July 27, 2010

Album Review: Arcade Fire's The Suburbs


Arcade Fire have confronted the most visceral of topics over the course of the band's young career. Their 2004 debut, Funeral, addressed visions of mortality amid game changing indie rock anthems that transcended into huge mainstream notoriety. Three years later on Neon Bible, the orchestral clan once again brought us into another area of darkness -- This time scouring the seedy underbelly of misguided faith, politics and fame. Now, Win Butler and company are heading into more mundane and familiar territory by venturing into The Suburbs on their latest album -- but the results are anything but and mark the most prosperous evolution yet for the Montreal act.

The Suburbs is Arcade Fire's most lengthiest album to date, with 16 songs clocking in at over an hour. In a day in age where albums are chalk full of singles for an attention deficit generation, it's a rare fete when each and every track has purpose, meaning and engages its audience. In short, it's a concept album filled with haunting images about the collapse of the white picket fence surrounding the perfect home with a two car garage, happily married couples and their 2.4 children. Given the shifting currents of life as we know it these days, The Suburbs is essentially a sign of the times.

Much of the success heard on The Suburbs can be credited to lead man, Win Butler, being at the top of his game as a lyricist and offering a stark and realistic vision of suburban life and desperation. Like his kindred spirit and songwriting hero, Bruce Springsteen, his version of middle-class life is portrayed through dark decay, secrets, denial and anything but a perfect life despite what appearances look like on the outside. The first and title track is a jangly indie folk tune that conjures up the images of driving through a suburban sprawl, noting how everything more or less looks the same. A few months ago, AwkwardSound ran a feature predicting the end result of some of the summer's most anticipated releases. At that time, only "The Suburbs" and "Month of May" were available to base a preemptive evaluation upon. It was noted how rather plain the former sounded, but now in the context of the album as a whole, it's apparent this is precisely the point of it. In Win Butler's neighborhood, the dreary monotony personifies the surroundings. The following track, "Ready to Start," picks up the pace as an uptempo number that combines chilling new wave with the heartbeat of "Keep the Car Running." The song peers into the life of an everyday white collar man who fears his fellow colleagues will literally suck him dry of his own blood. This conflict between man and lifestyle is consistent throughout the album, as "The Modern Man" is Butler's story of the faceless employee who sees no reward nor purpose to his job. The frankest moment to carry on this theme, however, is the apocalyptic hopeless masterpiece, "Suburban War." It's Springsteen's Nebraska plugged and reminds us that no matter how much the places we grew up remain the same, it's easy to become a stranger within your own hometown.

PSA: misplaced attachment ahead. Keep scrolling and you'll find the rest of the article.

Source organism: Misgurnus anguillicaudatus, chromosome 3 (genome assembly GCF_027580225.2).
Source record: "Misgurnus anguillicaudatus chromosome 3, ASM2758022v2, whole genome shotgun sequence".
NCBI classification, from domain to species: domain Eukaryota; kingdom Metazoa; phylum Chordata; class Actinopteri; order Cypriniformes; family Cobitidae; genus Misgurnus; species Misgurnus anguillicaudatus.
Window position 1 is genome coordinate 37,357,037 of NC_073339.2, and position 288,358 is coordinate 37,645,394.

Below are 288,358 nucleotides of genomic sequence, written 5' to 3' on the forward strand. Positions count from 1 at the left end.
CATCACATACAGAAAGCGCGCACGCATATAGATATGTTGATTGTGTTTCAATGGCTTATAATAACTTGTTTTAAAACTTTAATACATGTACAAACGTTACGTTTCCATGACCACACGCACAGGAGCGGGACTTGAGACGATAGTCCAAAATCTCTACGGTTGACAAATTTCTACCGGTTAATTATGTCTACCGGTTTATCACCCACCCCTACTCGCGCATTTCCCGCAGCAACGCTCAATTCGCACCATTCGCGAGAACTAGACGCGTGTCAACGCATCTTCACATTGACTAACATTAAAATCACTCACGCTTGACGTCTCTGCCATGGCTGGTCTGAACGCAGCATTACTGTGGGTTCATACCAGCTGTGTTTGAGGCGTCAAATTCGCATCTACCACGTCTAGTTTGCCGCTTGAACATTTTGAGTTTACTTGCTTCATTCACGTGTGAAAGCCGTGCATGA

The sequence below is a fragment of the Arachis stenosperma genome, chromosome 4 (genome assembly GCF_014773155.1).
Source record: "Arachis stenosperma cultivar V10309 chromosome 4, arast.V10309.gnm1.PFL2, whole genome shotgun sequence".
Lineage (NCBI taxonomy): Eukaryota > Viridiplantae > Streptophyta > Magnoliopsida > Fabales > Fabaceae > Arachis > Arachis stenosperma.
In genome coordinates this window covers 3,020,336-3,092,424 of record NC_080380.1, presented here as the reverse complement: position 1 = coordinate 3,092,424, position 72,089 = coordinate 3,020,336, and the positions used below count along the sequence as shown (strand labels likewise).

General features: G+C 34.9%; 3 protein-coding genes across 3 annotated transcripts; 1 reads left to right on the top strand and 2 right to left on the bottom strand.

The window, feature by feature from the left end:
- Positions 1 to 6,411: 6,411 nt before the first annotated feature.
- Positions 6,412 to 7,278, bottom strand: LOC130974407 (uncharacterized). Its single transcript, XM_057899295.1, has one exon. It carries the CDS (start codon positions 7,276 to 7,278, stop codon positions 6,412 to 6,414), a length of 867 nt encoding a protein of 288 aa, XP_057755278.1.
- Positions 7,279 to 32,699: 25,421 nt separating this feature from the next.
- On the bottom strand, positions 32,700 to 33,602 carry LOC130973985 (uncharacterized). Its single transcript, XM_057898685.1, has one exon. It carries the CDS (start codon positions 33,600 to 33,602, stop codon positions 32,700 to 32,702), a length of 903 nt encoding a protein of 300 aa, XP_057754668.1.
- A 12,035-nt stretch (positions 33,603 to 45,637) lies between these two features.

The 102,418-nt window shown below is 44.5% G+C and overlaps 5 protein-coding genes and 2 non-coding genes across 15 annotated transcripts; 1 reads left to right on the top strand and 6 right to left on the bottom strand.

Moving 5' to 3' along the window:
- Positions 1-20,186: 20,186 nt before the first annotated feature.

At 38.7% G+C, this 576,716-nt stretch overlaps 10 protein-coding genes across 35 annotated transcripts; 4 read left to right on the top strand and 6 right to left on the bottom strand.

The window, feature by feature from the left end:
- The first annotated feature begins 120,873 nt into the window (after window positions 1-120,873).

Escaping the entrapment of suburbia is another persistent theme on The Suburbs and it's where Win's partner in life and music, Régine Chassagne, shines. In "Empty Room," a surge of scorched strings puts a new spin on shoegaze as Régine lusts to find something meaningful and fulfilling among the unknown and outer limits. "Sprawl II (Mountains Beyond Mountains)" brings a brash electro-pop chipper to Arcade Fire's abundant palette, as Régine's soft, delicate voice cries out to flee from countless shopping malls and a pedestrian life. Thematics aside, it's refreshing to hear Arcade Fire drawing inspiration from uncharted genres. It proves that despite these influences having been around for decades, there's always a way to personalize them for your own takings. Conclusively, if you're looking to find a flaw in The Suburbs, there really aren't any whichever way you break the album down. Even the "weakest" tracks (which could very well match the best on any other album's) serve a utility in breathing life into this body of work. "Month of May" for instance is a punked out rockabilly track with no real identity, yet it adds a welcome zest towards the latter end of the album. Meanwhile, "Rococo" is a bombastic orchestral pop number that shows Arcade Fire haven't completely lost touch with the energy found in Funeral.

A review on the BBC said The Suburbs bests Radiohead's milestone OK Computer album in greatness. While comparing the two bands would just be lazy criticism (and albeit, silly, since each band represents entirely different creative identities) it must be said that where OK Computer confronted the paranoia of a dawning new millennium and technology, The Suburbs shows us that a decade later, the most terrifying aspect of life today is not what lies within a computer chip but rather the despair confined inside the human heart. The Suburbs permanently cements Arcade Fire as something more than a small time indie rock band that exploded out of nowhere. In this generation-defining opus, they show the world that simplicity and success does not necessarily translate to the betterment of ourselves. Arcade Fire challenged themselves to bring their music to an entirely different level, and it's sheer genius that they've managed to do so by getting lost in The Suburbs.



Arcade Fire's The Suburbs will be released August 3, 2010 on Merge Records.

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